The Director's Chair Interviews

Lynn Hershman Leeson Conceives Digital 'Ada'
by Nina Davidson

Click here for Lynn Hershman Leeson films, books, and soundtracks

PARK CITY, UT - Conceiving a film on a budget of $1 million inspired creative cost-cutting from director Lynn Hershman Leeson. With a background as a video artist, Leeson's cutting-edge multimedia designs assisted her in compositing backgrounds for her first feature film, "Conceiving Ada."

Leeson shot the principal actors, Tilda Swinton and Karen Black, in six days in an empty room. She added the backdrops of Victorian England in post-production by photographing bed and breakfasts of San Francisco and manipulating the images in Photoshop.

After all, her subject would have approved of her computer ingenuity. Ada Lovelace, the daughter of poet Lord Byron, invented the first computer language in the 19th century. "Conceiving Ada" follows the journey of a modern computer programmer who attempts to resurrect Ada through virtual reality.

"I just felt that her story should be told," she said. "I was doing something on the history of the telephone and I found out about her at that point. When I heard about her, I felt I should do something."

Leeson, in an oversized black trenchcoat and photoshades, kept her answers terse as she slogged through an early morning interview at the New Media Center at Prospector Square as snow blanketed Park City.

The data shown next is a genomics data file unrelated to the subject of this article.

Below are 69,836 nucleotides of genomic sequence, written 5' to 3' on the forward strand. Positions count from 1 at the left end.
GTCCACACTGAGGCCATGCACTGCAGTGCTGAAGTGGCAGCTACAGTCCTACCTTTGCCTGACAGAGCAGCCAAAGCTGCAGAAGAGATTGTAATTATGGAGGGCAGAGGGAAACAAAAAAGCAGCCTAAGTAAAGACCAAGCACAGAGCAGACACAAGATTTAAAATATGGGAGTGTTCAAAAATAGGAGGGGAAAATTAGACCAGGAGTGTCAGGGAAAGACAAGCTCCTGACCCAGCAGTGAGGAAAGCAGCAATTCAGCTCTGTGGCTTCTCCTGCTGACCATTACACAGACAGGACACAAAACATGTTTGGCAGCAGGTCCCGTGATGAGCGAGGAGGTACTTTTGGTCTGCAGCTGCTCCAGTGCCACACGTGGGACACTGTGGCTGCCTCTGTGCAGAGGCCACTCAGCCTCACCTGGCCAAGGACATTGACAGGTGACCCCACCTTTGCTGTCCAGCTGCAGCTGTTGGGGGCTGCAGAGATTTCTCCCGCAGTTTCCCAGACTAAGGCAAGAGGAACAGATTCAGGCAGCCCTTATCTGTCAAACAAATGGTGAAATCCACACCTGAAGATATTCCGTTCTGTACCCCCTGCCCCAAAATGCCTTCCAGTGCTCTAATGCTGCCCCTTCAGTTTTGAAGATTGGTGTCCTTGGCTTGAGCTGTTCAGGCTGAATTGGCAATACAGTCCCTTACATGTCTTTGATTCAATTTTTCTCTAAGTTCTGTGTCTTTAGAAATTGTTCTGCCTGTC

Although her first foray into the Sundance Film Festival, Leeson's familiarity with the art world extends to her tenure as an art professor at University of California at Davis. She said that her academic background did not help her in film.

"No, not at all," she said. "It's hurt it. You get categorized as a professor, an academic, which really has nothing to do with the story you are telling."

The story Leeson tells draws upon the tumultuous life of Ada Lovelace, whose privileged upbringing accorded her the title of Countess. Despite her wealth, her life remained circumscribed by an arranged marriage and society's conventions. Leeson said she thought Ada would still be a pioneer if she were alive today.

"It's all speculation, of course, but she'd probably be working on the internet if she was alive today," she said.

Top of page

Email this Page to your friends(s)

Back  Home